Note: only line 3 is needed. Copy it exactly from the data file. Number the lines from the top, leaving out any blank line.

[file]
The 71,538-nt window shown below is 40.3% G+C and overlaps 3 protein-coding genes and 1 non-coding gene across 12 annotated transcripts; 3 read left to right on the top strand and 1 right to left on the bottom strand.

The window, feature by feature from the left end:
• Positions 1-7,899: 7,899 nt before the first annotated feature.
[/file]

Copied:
• Positions 1-7,899: 7,899 nt before the first annotated feature.